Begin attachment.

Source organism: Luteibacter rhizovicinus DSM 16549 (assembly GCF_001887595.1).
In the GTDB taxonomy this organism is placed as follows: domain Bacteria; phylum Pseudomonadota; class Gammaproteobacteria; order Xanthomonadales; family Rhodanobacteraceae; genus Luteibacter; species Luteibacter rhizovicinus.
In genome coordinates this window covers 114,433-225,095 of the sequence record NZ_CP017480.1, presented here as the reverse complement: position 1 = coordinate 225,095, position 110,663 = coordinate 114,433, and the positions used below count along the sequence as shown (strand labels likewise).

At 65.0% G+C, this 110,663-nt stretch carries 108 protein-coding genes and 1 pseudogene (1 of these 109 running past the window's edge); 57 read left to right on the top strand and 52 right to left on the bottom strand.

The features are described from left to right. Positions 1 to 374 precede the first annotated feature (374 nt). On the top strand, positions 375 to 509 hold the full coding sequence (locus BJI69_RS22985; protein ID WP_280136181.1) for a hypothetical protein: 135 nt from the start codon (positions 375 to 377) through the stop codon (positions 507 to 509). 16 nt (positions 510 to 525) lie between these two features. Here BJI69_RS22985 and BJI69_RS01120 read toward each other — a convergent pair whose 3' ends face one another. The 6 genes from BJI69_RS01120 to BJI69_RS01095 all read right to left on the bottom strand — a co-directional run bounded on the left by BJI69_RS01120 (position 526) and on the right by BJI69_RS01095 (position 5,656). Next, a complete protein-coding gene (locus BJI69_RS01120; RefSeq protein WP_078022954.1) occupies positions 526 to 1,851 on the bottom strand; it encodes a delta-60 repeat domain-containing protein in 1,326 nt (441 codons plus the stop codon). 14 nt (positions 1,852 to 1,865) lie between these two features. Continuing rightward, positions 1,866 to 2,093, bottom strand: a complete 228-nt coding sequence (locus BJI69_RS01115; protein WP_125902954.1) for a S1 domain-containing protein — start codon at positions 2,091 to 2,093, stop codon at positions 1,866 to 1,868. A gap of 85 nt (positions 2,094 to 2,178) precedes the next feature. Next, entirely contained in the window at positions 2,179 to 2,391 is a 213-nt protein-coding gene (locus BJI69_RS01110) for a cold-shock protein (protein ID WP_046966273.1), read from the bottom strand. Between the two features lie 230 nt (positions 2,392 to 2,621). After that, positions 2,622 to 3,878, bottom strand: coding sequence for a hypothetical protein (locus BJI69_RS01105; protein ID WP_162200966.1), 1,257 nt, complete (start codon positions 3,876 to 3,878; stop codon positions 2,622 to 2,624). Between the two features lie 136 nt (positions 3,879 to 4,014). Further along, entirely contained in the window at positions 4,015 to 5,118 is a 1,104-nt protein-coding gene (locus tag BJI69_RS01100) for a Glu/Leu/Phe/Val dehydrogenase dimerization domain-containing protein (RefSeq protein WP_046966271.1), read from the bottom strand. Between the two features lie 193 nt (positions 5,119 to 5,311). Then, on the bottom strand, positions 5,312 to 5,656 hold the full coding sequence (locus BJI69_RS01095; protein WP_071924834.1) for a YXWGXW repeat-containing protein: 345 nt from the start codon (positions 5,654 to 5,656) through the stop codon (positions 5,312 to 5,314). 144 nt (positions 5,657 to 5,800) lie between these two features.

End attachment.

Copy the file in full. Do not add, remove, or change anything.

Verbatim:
Source organism: Luteibacter rhizovicinus DSM 16549 (assembly GCF_001887595.1).
In the GTDB taxonomy this organism is placed as follows: domain Bacteria; phylum Pseudomonadota; class Gammaproteobacteria; order Xanthomonadales; family Rhodanobacteraceae; genus Luteibacter; species Luteibacter rhizovicinus.
In genome coordinates this window covers 114,433-225,095 of the sequence record NZ_CP017480.1, presented here as the reverse complement: position 1 = coordinate 225,095, position 110,663 = coordinate 114,433, and the positions used below count along the sequence as shown (strand labels likewise).

At 65.0% G+C, this 110,663-nt stretch carries 108 protein-coding genes and 1 pseudogene (1 of these 109 running past the window's edge); 57 read left to right on the top strand and 52 right to left on the bottom strand.

The features are described from left to right. Positions 1 to 374 precede the first annotated feature (374 nt). On the top strand, positions 375 to 509 hold the full coding sequence (locus BJI69_RS22985; protein ID WP_280136181.1) for a hypothetical protein: 135 nt from the start codon (positions 375 to 377) through the stop codon (positions 507 to 509). 16 nt (positions 510 to 525) lie between these two features. Here BJI69_RS22985 and BJI69_RS01120 read toward each other — a convergent pair whose 3' ends face one another. The 6 genes from BJI69_RS01120 to BJI69_RS01095 all read right to left on the bottom strand — a co-directional run bounded on the left by BJI69_RS01120 (position 526) and on the right by BJI69_RS01095 (position 5,656). Next, a complete protein-coding gene (locus BJI69_RS01120; RefSeq protein WP_078022954.1) occupies positions 526 to 1,851 on the bottom strand; it encodes a delta-60 repeat domain-containing protein in 1,326 nt (441 codons plus the stop codon). 14 nt (positions 1,852 to 1,865) lie between these two features. Continuing rightward, positions 1,866 to 2,093, bottom strand: a complete 228-nt coding sequence (locus BJI69_RS01115; protein WP_125902954.1) for a S1 domain-containing protein — start codon at positions 2,091 to 2,093, stop codon at positions 1,866 to 1,868. A gap of 85 nt (positions 2,094 to 2,178) precedes the next feature. Next, entirely contained in the window at positions 2,179 to 2,391 is a 213-nt protein-coding gene (locus BJI69_RS01110) for a cold-shock protein (protein ID WP_046966273.1), read from the bottom strand. Between the two features lie 230 nt (positions 2,392 to 2,621). After that, positions 2,622 to 3,878, bottom strand: coding sequence for a hypothetical protein (locus BJI69_RS01105; protein ID WP_162200966.1), 1,257 nt, complete (start codon positions 3,876 to 3,878; stop codon positions 2,622 to 2,624). Between the two features lie 136 nt (positions 3,879 to 4,014). Further along, entirely contained in the window at positions 4,015 to 5,118 is a 1,104-nt protein-coding gene (locus tag BJI69_RS01100) for a Glu/Leu/Phe/Val dehydrogenase dimerization domain-containing protein (RefSeq protein WP_046966271.1), read from the bottom strand. Between the two features lie 193 nt (positions 5,119 to 5,311). Then, on the bottom strand, positions 5,312 to 5,656 hold the full coding sequence (locus BJI69_RS01095; protein WP_071924834.1) for a YXWGXW repeat-containing protein: 345 nt from the start codon (positions 5,654 to 5,656) through the stop codon (positions 5,312 to 5,314). 144 nt (positions 5,657 to 5,800) lie between these two features.